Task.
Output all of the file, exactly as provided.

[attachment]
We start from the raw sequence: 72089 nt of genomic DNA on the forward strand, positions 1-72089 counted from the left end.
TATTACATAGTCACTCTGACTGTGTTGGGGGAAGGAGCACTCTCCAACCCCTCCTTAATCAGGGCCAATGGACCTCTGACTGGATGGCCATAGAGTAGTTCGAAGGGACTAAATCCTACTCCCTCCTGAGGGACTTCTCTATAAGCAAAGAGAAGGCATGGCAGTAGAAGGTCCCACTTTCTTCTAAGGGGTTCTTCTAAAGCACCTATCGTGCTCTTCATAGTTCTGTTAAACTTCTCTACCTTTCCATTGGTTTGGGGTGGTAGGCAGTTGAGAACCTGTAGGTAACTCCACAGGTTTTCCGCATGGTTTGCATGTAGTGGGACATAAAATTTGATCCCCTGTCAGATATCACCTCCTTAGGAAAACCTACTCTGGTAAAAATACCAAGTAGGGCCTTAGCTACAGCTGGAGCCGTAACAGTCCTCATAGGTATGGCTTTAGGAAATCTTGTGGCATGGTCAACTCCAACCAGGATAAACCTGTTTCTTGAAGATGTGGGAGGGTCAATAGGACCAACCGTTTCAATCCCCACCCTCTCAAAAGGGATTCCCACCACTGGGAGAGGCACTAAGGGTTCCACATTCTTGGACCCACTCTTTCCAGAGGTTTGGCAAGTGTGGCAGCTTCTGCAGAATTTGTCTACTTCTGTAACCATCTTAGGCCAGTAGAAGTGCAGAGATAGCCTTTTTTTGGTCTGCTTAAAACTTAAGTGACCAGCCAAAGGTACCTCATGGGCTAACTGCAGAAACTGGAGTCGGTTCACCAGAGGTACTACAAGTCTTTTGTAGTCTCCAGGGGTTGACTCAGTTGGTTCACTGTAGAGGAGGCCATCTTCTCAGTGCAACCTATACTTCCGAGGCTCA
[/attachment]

We start from the raw sequence: 72089 nt of genomic DNA on the forward strand, positions 1-72089 counted from the left end.
TATTACATAGTCACTCTGACTGTGTTGGGGGAAGGAGCACTCTCCAACCCCTCCTTAATCAGGGCCAATGGACCTCTGACTGGATGGCCATAGAGTAGTTCGAAGGGACTAAATCCTACTCCCTCCTGAGGGACTTCTCTATAAGCAAAGAGAAGGCATGGCAGTAGAAGGTCCCACTTTCTTCTAAGGGGTTCTTCTAAAGCACCTATCGTGCTCTTCATAGTTCTGTTAAACTTCTCTACCTTTCCATTGGTTTGGGGTGGTAGGCAGTTGAGAACCTGTAGGTAACTCCACAGGTTTTCCGCATGGTTTGCATGTAGTGGGACATAAAATTTGATCCCCTGTCAGATATCACCTCCTTAGGAAAACCTACTCTGGTAAAAATACCAAGTAGGGCCTTAGCTACAGCTGGAGCCGTAACAGTCCTCATAGGTATGGCTTTAGGAAATCTTGTGGCATGGTCAACTCCAACCAGGATAAACCTGTTTCTTGAAGATGTGGGAGGGTCAATAGGACCAACCGTTTCAATCCCCACCCTCTCAAAAGGGATTCCCACCACTGGGAGAGGCACTAAGGGTTCCACATTCTTGGACCCACTCTTTCCAGAGGTTTGGCAAGTGTGGCAGCTTCTGCAGAATTTGTCTACTTCTGTAACCATCTTAGGCCAGTAGAAGTGCAGAGATAGCCTTTTTTTGGTCTGCTTAAAACTTAAGTGACCAGCCAAAGGTACCTCATGGGCTAACTGCAGAAACTGGAGTCGGTTCACCAGAGGTACTACAAGTCTTTTGTAGTCTCCAGGGGTTGACTCAGTTGGTTCACTGTAGAGGAGGCCATCTTCTCAGTGCAACCTATACTTCCGAGGCTCA